November 9, 2007. Welcome to folks finding their way here from Make Them Accountable. Please note that this post is over two years old now. A lot has changed since I wrote it. I have a post up today that's sort of an update.
You know THE Question.
"Where are all the women bloggers?"
As I wrote in Amanda's comments, "That question, 'Where are all the women bloggers?' a babelfish would translate as 'I only know the names of four or five bloggers. You, the guy I'm interviewing right now, and I just learned your name from my producer. Matt Drudge, Glenn Reynolds, and Mickey Kaus. Frankly, that's more names than my head can hold and I'm really not interested in reading any blogs. Can you please say something that will stir up a little controversary on the subject and help keep me awake through the rest of this interview?'"
But I think another way to translate it is, "Hey, fella, how come I have to sit here with you, a boring, pasty-faced white guy, instead of some hot chick in a mini-skirt, and, by the way, do you have Wonkette's phone number?"
There are plenty of women blogging, of course. What there are not are any who are regularly linked to by the top five or six male bloggers (Wonkette is a special case), who are the only ones the producers who book slots for talk shows care about.
I don't think the reason for this is sexism, although sexism always seems to come into play when those top male bloggers try to explain why they don't link to more female bloggers.
I think the reason is an extreme narrow-mindedness---or, to put it more flatteringly, a laser-like focus on a single aspect of human behavior. The top dog bloggers are almost autistically obsessed with politics as it's practiced in Washington D.C.
Or to put it another way: As far as I'm concerned, the most influential and popular female blogger, who also happens to be a hot young chick who looks good in a mini skirt, is not Wonkette. It's Maud Newton, whose name never comes up in these debates, for the simple reason that her focus is the contemporary literary scene and the top dog bloggers don't read books that aren't written by anyone whose byline hasn't appeared on the New York Times op-ed page so they never link to her.
The trouble is that the top dog male bloggers are just not as interested in the wider world as most women bloggers are.
Name your favorite female bloggers and then go over their last twenty or so posts. Odds are very good that at least half those posts, or more, have nothing to do with what is going on inside the Beltway. But look at Kevin Drum's last 20, or Josh Marshall's, or Atrios'.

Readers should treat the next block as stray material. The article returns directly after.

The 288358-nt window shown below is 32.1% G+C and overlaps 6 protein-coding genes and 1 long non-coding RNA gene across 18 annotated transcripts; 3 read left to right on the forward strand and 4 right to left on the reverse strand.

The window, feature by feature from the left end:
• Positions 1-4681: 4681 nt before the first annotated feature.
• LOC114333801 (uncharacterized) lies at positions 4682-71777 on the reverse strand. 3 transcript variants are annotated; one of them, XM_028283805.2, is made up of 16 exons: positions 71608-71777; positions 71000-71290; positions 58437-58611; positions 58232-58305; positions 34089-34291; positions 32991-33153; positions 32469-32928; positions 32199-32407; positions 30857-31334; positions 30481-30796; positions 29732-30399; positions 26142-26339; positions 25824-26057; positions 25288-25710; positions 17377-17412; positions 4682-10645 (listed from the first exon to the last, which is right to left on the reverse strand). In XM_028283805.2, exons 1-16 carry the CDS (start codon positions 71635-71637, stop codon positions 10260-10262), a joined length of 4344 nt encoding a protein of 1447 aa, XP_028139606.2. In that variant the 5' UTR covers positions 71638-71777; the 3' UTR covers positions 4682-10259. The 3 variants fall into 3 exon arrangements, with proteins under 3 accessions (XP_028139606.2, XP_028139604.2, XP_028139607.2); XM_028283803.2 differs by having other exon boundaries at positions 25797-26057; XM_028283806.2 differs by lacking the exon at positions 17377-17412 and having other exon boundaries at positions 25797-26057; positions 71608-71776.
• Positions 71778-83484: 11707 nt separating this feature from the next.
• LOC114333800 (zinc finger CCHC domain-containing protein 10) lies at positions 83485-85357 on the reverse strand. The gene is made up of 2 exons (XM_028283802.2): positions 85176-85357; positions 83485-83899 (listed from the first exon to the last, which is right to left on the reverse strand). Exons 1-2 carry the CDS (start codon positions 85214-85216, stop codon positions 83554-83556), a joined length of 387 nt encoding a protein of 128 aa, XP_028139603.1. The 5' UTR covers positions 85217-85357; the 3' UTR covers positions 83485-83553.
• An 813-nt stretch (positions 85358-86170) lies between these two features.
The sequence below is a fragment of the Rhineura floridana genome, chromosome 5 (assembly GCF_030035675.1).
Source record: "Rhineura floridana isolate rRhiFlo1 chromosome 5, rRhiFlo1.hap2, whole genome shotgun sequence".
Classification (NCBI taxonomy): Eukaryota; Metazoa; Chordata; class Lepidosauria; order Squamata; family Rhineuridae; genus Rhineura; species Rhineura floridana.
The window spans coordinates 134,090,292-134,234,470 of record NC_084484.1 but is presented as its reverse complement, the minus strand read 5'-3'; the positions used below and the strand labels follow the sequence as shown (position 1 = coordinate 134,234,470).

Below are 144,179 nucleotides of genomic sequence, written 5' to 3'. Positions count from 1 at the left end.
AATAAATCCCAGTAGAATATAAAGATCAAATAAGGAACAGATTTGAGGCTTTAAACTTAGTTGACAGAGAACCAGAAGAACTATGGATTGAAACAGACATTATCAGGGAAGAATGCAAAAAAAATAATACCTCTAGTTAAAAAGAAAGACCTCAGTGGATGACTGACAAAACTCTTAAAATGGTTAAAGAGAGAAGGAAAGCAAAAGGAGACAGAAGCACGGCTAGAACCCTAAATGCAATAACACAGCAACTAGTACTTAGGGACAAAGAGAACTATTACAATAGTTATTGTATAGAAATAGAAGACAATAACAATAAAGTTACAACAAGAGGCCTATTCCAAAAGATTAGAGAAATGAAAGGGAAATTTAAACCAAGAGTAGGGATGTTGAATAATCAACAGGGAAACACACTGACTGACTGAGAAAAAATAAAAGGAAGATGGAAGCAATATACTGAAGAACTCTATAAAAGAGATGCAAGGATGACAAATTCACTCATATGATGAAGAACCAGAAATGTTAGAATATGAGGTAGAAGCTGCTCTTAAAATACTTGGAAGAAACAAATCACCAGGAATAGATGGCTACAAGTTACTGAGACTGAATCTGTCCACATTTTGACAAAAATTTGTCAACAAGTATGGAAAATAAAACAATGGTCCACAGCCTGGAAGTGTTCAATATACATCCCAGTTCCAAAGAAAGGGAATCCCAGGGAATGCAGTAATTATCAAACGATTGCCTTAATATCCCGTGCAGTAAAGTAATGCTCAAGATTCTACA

Then look at the types of posts on other bloggers' sites that they link to. The top dog male bloggers almost always link to purely political posts.
Meanwhile, Avedon Carol, although most of her posts and links are political, regularly links to bloggers posting on a wide-range of subjects
When male bloggers talk about this, they don't discuss it as if there's a difference of focus. They see it simply as proof of the essential soft-heartedness---by which some of them mean soft-headedness---of women. Women aren't up to the hurly burly of political debate, is the implicit and sometimes explicit message.
(By the way, if you happen to think this way, then you haven't read Shakespeare's Sister.)
But the actual weakness is that of the top dog male bloggers and their most fiercely loyal readers.
They have all been consumed by the debate.
They don't have any space in their heads anymore for anything other than politics.
Now, I admire them all and I'm glad they've chosen to fight the good fight. And obviously they are all intelligent guys who know what they're talking about.
But, frankly, they are kind of dumb.
Dumb in the way anyone who becomes too specialized is dumb. Dull in the way anyone who can't talk about anything but his or her own obsessions is dull.
When there is a big issue on the table---the election, the fillibuster, Social Security, I can't get enough of them. But when things in DC are relatively quiet, I can go days and days without visiting their pages and not miss them...and not miss anything.
Often, when I do return to their pages after skipping a few days, it seems as though I never left. The same subjects are being worried and I think, "Hey, this is where I came in."
But here's the thing. I can't do that with many of the men over there either.
Neddie, Tom, Matt (Welch not Yglesias), Roy, Jaquandor, Ratty, Denis, Link, Bora, the Heretik, and lots of the others can be counted on to surprise me with the subjects they've chosen to write about that day.
The divide isn't between male and female bloggers. It's between wonks and writers.
Between editorialists/analysts/reporters and journalists, in the older, broader sense of the word.
Most of the women whose blogs I frequent are writers and journalists in that sense. Their interests are broader, the subjects they tackle are more varied, and their posts are, usually, more discursive. These are not traits that are going to get them lots of links from the top male bloggers who are looking for specifically political and quickly digested posts to link to and quote from.